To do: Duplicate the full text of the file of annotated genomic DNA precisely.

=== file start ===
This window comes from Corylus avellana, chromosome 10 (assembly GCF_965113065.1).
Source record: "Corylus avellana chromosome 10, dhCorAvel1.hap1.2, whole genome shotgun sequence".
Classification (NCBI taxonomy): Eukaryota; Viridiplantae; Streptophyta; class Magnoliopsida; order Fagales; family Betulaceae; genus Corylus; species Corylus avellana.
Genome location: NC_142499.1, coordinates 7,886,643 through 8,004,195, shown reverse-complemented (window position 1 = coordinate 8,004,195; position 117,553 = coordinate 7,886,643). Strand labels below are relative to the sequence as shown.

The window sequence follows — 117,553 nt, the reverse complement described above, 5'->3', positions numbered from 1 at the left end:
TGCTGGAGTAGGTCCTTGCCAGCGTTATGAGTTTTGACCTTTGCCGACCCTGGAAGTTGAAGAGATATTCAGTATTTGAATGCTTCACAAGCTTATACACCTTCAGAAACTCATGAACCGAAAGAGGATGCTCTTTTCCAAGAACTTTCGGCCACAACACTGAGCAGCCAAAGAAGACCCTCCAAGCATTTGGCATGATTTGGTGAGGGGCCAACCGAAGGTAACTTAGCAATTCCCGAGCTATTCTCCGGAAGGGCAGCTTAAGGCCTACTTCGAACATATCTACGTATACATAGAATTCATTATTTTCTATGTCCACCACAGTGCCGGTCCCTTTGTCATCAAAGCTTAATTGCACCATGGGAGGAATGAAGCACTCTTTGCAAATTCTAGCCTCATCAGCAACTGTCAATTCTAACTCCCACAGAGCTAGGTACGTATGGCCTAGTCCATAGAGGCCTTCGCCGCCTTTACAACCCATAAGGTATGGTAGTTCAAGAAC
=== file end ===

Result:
This window comes from Corylus avellana, chromosome 10 (assembly GCF_965113065.1).
Source record: "Corylus avellana chromosome 10, dhCorAvel1.hap1.2, whole genome shotgun sequence".
Classification (NCBI taxonomy): Eukaryota; Viridiplantae; Streptophyta; class Magnoliopsida; order Fagales; family Betulaceae; genus Corylus; species Corylus avellana.
Genome location: NC_142499.1, coordinates 7,886,643 through 8,004,195, shown reverse-complemented (window position 1 = coordinate 8,004,195; position 117,553 = coordinate 7,886,643). Strand labels below are relative to the sequence as shown.

The window sequence follows — 117,553 nt, the reverse complement described above, 5'->3', positions numbered from 1 at the left end:
TGCTGGAGTAGGTCCTTGCCAGCGTTATGAGTTTTGACCTTTGCCGACCCTGGAAGTTGAAGAGATATTCAGTATTTGAATGCTTCACAAGCTTATACACCTTCAGAAACTCATGAACCGAAAGAGGATGCTCTTTTCCAAGAACTTTCGGCCACAACACTGAGCAGCCAAAGAAGACCCTCCAAGCATTTGGCATGATTTGGTGAGGGGCCAACCGAAGGTAACTTAGCAATTCCCGAGCTATTCTCCGGAAGGGCAGCTTAAGGCCTACTTCGAACATATCTACGTATACATAGAATTCATTATTTTCTATGTCCACCACAGTGCCGGTCCCTTTGTCATCAAAGCTTAATTGCACCATGGGAGGAATGAAGCACTCTTTGCAAATTCTAGCCTCATCAGCAACTGTCAATTCTAACTCCCACAGAGCTAGGTACGTATGGCCTAGTCCATAGAGGCCTTCGCCGCCTTTACAACCCATAAGGTATGGTAGTTCAAGAAC